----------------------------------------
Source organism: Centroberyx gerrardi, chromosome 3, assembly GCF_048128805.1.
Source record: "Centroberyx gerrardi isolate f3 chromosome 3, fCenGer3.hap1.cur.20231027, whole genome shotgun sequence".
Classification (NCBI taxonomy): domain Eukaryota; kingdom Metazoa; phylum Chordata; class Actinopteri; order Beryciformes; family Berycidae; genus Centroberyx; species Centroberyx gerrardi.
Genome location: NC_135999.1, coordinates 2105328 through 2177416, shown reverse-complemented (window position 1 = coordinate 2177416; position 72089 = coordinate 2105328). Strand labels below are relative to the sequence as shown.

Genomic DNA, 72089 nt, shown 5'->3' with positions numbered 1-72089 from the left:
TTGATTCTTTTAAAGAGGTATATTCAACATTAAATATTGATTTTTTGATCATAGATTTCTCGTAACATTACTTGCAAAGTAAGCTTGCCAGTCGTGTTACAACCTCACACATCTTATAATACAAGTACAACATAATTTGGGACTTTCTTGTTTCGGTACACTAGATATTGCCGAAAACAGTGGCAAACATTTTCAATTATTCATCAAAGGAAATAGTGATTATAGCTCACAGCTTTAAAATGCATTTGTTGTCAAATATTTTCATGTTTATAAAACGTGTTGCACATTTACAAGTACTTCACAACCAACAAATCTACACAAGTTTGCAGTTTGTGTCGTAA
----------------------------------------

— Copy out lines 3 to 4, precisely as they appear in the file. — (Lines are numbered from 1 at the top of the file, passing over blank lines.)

Classification (NCBI taxonomy): domain Eukaryota; kingdom Metazoa; phylum Chordata; class Actinopteri; order Beryciformes; family Berycidae; genus Centroberyx; species Centroberyx gerrardi.
Genome location: NC_135999.1, coordinates 2105328 through 2177416, shown reverse-complemented (window position 1 = coordinate 2177416; position 72089 = coordinate 2105328). Strand labels below are relative to the sequence as shown.